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Kindness, A Tool For Social Change

Kindness, A Tool For Social Change

I have returned from a month of rest, relaxation and reflection. Much of my reflection was about how we as human beings and leaders can be better, connect in more meaningful ways, enable ourselves and others to be the best we can be, and truly imagine what it means to walk a mile in another’s shoes. This reflection was brought about after months of observing poor leadership around the world. The lack of kindness, empathy and understanding for the plight of those less fortunate by key leaders worldwide, is both appalling and a call to action. Political, religious and business leaders on a growing scale are guilty of causing deliberate polarisation and division, all in the name of short-term transactional power.

It is believed that an American Indian first uttered the saying: “You can’t understand someone until you’ve walked a mile in their shoes”. The fact this is globally, one of the best-known quotes that has stood the test of time, shows the importance of empathy in living a meaningful life. Any substantive discussion on humanity and human rights will deal with the importance of truly empathising with others to truly understand them.

Being empathetic makes you more compassionate to others, and is kinder. In a practical sense, empathy is a key component of Emotional Intelligence (EQ) and increases our ability to communicate effectively with others across all levels and disciplines in every scenario, including conflict. It is the key to sustainable leadership moving forward.

Walking a mile in their shoes requires leaders to ask themselves questions such as:

  • How would I feel about having my children taken from me simply because I wanted a better, safer life for them in another country? Border control in the US could be more empathetic and more efficient in their objectives.
  • How would I feel if someone I dearly loved was lost in a mass shooting? Why is gun control so political and difficult to discuss, let alone implement, in the US?
  • How would I feel if I had left everything I know and love—my country of birth, my home, my family, my friends—and risked my life to live in a free country, only to be thrown into a detention facility indefinitely? Australian immigration could also find a kinder and more timely way of processing refugees to minimise emotional trauma and incarceration. Whatever happened to the great Aussie cultural icon of giving all a fair go?
  • As a white person, how would I feel if I were abused regularly by strangers in public places, simply for the colour of my skin? We say we are not a racist society, but until we no longer see someone’s colour, we will always excuse racist comments asjust a joke—he/she didn’t really mean it!
  • As a man, how would you feel being paid less for doing the same job as someone else with the same Key Performance Indicators? How would you feel about having 40% less in your superannuation fund upon retirement, being overlooked for promotions, simply because of your gender and caring responsibilities, not your ability or competence? Why are we so resistant to gender and pay equity in Australia?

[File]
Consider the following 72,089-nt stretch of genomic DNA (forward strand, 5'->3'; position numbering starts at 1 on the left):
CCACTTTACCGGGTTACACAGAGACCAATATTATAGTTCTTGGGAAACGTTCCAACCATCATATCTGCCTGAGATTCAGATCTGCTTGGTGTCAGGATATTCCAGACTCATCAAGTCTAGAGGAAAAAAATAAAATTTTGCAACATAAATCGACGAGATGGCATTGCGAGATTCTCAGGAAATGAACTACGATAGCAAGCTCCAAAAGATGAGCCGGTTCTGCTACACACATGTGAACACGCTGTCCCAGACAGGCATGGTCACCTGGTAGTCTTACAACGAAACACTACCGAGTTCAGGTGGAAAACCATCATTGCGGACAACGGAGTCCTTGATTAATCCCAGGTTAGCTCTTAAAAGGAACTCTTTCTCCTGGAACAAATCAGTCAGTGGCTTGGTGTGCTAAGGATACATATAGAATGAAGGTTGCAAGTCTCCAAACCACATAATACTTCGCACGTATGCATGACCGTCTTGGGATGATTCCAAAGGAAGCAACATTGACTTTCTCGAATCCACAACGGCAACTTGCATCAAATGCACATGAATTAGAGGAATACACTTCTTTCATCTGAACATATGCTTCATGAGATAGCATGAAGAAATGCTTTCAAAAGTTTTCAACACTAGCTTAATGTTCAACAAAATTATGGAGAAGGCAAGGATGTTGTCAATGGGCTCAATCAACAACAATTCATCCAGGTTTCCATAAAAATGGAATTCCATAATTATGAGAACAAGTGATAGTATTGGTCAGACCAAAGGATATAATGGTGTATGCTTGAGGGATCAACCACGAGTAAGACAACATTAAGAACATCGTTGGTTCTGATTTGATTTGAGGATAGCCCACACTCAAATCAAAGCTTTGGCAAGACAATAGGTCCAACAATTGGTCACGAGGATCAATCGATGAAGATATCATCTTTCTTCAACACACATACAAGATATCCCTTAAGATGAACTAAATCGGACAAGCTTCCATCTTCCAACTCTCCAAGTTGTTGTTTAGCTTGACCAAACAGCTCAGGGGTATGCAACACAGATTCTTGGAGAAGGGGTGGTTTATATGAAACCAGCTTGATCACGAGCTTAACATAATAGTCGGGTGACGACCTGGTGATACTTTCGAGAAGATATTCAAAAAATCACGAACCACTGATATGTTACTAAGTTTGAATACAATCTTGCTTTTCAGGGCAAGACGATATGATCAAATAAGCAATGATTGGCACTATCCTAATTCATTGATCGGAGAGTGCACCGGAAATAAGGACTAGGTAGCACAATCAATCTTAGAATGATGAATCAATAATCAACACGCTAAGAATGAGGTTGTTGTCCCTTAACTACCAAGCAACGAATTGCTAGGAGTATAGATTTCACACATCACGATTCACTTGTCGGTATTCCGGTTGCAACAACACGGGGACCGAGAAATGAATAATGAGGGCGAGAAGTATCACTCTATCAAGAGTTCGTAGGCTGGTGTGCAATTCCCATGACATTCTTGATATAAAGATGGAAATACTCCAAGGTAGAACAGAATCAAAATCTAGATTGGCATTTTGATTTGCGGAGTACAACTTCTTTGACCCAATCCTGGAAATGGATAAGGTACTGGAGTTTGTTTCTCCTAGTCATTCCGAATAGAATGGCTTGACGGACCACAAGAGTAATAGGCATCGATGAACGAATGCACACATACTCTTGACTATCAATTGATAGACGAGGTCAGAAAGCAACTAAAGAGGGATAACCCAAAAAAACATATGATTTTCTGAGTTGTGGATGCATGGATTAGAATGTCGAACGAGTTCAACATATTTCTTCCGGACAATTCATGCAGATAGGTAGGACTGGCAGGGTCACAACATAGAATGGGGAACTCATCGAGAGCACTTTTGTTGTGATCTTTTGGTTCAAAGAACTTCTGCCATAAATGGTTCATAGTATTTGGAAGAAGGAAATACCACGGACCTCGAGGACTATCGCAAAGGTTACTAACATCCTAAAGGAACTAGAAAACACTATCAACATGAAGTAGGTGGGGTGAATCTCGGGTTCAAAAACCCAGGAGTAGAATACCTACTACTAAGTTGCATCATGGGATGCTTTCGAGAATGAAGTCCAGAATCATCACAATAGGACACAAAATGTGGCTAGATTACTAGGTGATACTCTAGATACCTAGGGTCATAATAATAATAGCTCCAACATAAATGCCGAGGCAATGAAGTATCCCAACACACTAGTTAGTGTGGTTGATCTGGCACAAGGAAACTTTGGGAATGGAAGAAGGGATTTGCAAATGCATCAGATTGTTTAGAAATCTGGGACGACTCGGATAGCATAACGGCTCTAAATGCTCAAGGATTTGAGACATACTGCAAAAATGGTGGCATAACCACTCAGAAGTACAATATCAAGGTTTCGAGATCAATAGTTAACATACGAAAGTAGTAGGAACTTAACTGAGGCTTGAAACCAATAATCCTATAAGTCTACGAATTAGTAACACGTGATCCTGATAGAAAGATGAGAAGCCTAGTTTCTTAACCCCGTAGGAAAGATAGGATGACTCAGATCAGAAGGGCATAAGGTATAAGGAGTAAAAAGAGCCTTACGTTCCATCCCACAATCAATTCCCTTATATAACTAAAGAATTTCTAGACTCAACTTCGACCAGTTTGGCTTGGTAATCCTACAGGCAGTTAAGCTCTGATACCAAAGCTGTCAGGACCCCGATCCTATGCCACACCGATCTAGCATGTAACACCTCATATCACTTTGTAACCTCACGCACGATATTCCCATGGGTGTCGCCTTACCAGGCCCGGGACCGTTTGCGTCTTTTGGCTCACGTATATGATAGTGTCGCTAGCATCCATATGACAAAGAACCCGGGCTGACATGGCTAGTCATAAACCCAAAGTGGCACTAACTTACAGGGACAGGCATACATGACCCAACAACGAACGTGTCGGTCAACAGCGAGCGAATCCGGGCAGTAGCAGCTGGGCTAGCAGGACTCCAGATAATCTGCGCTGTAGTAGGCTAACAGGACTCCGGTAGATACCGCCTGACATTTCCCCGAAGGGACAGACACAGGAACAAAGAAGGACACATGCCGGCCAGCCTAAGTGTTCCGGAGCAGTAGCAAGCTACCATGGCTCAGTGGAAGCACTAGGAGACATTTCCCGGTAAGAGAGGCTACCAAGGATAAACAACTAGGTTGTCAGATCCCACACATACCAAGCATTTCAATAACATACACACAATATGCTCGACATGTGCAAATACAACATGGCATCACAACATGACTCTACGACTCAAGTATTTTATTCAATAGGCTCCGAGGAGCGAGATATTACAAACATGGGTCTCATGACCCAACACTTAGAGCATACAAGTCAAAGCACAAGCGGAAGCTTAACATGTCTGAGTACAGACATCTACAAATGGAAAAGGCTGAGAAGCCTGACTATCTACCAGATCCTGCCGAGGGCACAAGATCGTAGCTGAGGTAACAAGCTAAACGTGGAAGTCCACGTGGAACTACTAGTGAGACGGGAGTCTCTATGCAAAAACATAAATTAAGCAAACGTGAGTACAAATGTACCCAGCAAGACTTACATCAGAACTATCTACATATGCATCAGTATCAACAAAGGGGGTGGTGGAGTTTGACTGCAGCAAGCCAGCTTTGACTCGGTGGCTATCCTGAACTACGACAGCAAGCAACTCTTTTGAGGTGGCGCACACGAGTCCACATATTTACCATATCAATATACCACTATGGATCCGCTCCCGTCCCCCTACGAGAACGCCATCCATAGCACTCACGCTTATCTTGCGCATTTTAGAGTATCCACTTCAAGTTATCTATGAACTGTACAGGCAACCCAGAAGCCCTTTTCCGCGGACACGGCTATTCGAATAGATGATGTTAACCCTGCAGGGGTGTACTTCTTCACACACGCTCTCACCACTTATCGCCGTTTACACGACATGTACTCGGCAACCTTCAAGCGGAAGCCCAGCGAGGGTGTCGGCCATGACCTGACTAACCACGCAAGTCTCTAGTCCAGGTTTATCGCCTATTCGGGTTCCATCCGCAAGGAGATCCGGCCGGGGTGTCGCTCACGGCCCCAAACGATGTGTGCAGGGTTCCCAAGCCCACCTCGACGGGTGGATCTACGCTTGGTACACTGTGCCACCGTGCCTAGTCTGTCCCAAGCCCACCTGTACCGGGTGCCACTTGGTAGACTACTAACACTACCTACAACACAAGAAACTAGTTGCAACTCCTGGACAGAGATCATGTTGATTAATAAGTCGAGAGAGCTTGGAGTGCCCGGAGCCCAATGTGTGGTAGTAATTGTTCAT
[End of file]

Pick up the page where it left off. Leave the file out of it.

• How would you feel being overlooked for employment because of someone else’s perception of what you can do due to a disability? Look at the person, their skills and experience, attitude and work ethic first. See their ability, not their disability!

We need to be honest with ourselves, stop making judgements and ask ourselves:

  • Why am I thinking this way? Am I making assumptions, or stereotyping?
  • Is it a conscious or unconscious bias within me that I haven’t recognised before?
  • Is it based on facts and truth, or deliberate fake news, or caused by my own emotions?
  • What would I want if I were in their shoes?

The Dalai Lama advises us: “If you can, help others—if you cannot do that, at least do not harm them”.

Do you want to be a help or a hindrance? Why are we so afraid to help each other, or get involved? There is always someone who needs help, a hug, a smile—we need to give them out more. Always choose to be a helper, because the world needs more helpers. Kindness requires us not to harm others intentionally. One of the political leaders I admire is Jacinda Arden, the 40th Prime Minister of New Zealand, who recently said this: “Empathy and Kindness … that’s what can drive social change. I think these are not just sentiments, they are tools. If I could distil it down into one concept that we are pursuing in New Zealand it is simple and it is this. Kindness. Kindness in the face of isolationism, protectionism, racism—the simple concept of looking outwardly and beyond ourselves, of kindness and collectivism, might just be as good a starting point as any”.

Every day you get to make a choice in every situation, you can choose to be right, or you can choose to be kind! Choose kindness, it will lead to less stress, polarisation, division, and a much kinder world to live in.


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